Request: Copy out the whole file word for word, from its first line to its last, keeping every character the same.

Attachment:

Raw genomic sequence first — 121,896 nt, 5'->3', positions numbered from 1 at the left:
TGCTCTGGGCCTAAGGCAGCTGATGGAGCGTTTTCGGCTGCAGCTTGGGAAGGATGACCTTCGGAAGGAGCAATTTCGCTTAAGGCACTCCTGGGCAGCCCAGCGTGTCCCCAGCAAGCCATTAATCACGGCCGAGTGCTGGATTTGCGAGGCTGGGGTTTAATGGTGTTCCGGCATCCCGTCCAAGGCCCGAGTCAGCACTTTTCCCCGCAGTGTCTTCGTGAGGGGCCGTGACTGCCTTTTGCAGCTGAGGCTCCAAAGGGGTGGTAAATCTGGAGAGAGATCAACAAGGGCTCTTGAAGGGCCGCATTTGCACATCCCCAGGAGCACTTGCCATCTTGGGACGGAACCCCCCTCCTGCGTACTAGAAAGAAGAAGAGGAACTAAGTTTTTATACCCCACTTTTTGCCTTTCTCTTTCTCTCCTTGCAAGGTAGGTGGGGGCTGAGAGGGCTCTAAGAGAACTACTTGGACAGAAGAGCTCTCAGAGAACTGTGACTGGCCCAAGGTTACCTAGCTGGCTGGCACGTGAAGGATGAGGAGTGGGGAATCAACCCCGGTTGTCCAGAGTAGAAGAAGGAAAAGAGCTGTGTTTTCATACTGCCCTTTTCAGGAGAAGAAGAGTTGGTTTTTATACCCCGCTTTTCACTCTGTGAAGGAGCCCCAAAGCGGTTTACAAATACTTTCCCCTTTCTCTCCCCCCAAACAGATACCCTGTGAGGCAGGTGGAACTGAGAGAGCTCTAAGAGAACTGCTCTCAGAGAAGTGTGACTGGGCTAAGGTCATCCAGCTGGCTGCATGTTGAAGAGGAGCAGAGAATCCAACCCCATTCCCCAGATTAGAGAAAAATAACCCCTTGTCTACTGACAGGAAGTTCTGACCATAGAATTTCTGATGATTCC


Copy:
Raw genomic sequence first — 121,896 nt, 5'->3', positions numbered from 1 at the left:
TGCTCTGGGCCTAAGGCAGCTGATGGAGCGTTTTCGGCTGCAGCTTGGGAAGGATGACCTTCGGAAGGAGCAATTTCGCTTAAGGCACTCCTGGGCAGCCCAGCGTGTCCCCAGCAAGCCATTAATCACGGCCGAGTGCTGGATTTGCGAGGCTGGGGTTTAATGGTGTTCCGGCATCCCGTCCAAGGCCCGAGTCAGCACTTTTCCCCGCAGTGTCTTCGTGAGGGGCCGTGACTGCCTTTTGCAGCTGAGGCTCCAAAGGGGTGGTAAATCTGGAGAGAGATCAACAAGGGCTCTTGAAGGGCCGCATTTGCACATCCCCAGGAGCACTTGCCATCTTGGGACGGAACCCCCCTCCTGCGTACTAGAAAGAAGAAGAGGAACTAAGTTTTTATACCCCACTTTTTGCCTTTCTCTTTCTCTCCTTGCAAGGTAGGTGGGGGCTGAGAGGGCTCTAAGAGAACTACTTGGACAGAAGAGCTCTCAGAGAACTGTGACTGGCCCAAGGTTACCTAGCTGGCTGGCACGTGAAGGATGAGGAGTGGGGAATCAACCCCGGTTGTCCAGAGTAGAAGAAGGAAAAGAGCTGTGTTTTCATACTGCCCTTTTCAGGAGAAGAAGAGTTGGTTTTTATACCCCGCTTTTCACTCTGTGAAGGAGCCCCAAAGCGGTTTACAAATACTTTCCCCTTTCTCTCCCCCCAAACAGATACCCTGTGAGGCAGGTGGAACTGAGAGAGCTCTAAGAGAACTGCTCTCAGAGAAGTGTGACTGGGCTAAGGTCATCCAGCTGGCTGCATGTTGAAGAGGAGCAGAGAATCCAACCCCATTCCCCAGATTAGAGAAAAATAACCCCTTGTCTACTGACAGGAAGTTCTGACCATAGAATTTCTGATGATTCC